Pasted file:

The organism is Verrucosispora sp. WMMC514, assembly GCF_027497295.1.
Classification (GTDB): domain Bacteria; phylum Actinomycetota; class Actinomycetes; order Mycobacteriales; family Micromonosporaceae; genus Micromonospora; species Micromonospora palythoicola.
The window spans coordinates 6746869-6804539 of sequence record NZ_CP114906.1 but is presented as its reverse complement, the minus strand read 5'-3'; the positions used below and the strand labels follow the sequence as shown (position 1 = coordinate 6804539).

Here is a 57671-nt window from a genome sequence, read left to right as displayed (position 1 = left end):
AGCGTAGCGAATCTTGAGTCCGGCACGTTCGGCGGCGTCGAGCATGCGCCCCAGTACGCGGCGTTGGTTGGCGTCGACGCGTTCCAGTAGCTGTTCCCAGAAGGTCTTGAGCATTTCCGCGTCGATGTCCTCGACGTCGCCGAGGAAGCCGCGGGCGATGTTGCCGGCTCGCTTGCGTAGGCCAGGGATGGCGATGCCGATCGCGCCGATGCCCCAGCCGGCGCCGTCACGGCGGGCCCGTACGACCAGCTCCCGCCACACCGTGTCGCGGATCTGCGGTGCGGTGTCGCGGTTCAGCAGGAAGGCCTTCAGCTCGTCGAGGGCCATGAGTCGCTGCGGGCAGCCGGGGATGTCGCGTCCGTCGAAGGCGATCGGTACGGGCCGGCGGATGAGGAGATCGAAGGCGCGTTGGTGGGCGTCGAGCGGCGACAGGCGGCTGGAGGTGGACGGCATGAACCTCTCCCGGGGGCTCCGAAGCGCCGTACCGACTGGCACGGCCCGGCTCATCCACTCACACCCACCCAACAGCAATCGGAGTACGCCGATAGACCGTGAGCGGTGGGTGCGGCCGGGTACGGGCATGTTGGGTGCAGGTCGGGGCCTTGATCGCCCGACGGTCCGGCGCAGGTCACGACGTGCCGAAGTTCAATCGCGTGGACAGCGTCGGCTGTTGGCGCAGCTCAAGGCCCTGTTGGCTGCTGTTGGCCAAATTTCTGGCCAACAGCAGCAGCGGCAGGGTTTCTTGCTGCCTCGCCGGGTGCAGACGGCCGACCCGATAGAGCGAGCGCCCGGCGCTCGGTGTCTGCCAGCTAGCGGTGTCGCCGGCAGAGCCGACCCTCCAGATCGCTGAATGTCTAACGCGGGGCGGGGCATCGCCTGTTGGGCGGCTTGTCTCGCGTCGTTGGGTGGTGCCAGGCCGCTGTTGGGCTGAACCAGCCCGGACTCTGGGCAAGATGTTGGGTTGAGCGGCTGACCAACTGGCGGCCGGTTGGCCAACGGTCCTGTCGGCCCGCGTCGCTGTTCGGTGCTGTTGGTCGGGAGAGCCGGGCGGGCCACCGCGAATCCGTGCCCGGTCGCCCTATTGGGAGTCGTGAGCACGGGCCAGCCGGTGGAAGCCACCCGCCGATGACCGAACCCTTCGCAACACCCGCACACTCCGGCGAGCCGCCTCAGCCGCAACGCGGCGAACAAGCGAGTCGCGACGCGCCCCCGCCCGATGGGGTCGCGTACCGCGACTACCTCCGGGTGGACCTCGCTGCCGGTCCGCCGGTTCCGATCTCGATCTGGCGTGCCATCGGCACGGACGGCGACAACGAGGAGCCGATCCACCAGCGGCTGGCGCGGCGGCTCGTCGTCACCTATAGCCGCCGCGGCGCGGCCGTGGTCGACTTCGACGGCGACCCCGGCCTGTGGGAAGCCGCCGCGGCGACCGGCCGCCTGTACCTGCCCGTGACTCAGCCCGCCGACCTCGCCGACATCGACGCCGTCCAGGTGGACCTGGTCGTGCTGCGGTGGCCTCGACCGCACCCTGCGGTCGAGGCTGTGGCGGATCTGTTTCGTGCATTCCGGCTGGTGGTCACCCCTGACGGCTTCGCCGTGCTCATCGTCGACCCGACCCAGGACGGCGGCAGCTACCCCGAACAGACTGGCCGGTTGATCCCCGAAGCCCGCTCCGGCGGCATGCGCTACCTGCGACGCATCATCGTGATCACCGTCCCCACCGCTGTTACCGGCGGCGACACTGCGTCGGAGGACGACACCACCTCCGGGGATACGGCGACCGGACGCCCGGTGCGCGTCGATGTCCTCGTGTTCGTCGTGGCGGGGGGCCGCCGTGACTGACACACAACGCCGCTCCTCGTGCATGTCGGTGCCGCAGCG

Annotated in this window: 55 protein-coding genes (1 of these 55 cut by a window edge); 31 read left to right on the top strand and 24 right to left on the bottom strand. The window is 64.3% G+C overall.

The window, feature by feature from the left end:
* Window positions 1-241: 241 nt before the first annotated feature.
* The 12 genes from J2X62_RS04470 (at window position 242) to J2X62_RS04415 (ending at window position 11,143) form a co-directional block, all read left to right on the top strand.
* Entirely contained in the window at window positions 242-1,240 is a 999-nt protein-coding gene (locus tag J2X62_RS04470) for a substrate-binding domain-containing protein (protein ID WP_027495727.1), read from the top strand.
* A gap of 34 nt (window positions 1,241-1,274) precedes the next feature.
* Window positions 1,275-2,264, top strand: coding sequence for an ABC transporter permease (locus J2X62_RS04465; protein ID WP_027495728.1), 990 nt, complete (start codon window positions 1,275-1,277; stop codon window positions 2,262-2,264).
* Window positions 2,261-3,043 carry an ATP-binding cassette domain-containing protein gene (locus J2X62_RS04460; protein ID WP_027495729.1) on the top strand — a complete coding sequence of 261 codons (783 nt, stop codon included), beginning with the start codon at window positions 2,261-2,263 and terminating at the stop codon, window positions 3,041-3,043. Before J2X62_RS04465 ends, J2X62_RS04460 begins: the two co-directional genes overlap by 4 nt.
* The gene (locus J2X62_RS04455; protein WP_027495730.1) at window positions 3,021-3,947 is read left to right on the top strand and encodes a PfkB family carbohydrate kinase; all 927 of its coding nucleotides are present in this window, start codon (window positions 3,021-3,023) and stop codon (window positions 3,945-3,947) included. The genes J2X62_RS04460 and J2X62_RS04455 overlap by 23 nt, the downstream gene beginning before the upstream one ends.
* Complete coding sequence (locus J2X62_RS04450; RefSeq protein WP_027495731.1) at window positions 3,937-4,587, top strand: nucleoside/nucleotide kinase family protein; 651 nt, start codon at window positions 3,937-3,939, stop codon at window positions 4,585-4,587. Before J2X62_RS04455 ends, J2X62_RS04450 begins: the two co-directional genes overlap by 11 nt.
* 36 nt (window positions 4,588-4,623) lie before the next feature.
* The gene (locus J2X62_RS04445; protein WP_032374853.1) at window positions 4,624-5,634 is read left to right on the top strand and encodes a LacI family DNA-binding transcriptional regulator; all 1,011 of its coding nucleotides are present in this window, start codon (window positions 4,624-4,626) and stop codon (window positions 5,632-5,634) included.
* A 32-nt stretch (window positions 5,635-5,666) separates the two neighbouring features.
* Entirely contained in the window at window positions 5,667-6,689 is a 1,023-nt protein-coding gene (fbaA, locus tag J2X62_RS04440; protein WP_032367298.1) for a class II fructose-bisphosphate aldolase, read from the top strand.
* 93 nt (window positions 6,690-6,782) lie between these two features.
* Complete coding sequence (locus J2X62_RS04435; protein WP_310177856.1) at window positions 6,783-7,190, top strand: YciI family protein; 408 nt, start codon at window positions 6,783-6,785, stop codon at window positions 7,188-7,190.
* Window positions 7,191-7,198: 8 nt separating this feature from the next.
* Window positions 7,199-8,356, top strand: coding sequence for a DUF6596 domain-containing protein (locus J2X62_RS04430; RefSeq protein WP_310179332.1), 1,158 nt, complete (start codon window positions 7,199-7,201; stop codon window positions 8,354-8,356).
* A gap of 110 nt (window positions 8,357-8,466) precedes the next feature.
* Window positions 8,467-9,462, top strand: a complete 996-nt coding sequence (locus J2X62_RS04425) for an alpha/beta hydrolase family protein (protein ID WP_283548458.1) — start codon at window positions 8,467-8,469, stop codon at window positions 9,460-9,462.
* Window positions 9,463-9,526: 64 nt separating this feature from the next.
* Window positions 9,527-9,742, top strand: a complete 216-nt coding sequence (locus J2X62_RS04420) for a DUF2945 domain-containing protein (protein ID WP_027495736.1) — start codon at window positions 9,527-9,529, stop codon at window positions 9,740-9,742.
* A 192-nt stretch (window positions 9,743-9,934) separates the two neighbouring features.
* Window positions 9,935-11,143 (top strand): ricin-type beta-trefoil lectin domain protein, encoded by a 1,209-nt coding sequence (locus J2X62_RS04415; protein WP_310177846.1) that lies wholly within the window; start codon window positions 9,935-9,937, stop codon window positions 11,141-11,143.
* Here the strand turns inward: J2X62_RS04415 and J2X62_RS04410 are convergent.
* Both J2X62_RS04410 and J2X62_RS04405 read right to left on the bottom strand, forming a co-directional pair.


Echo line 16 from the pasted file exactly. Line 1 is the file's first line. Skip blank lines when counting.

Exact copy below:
* 36 nt (window positions 4,588-4,623) lie before the next feature.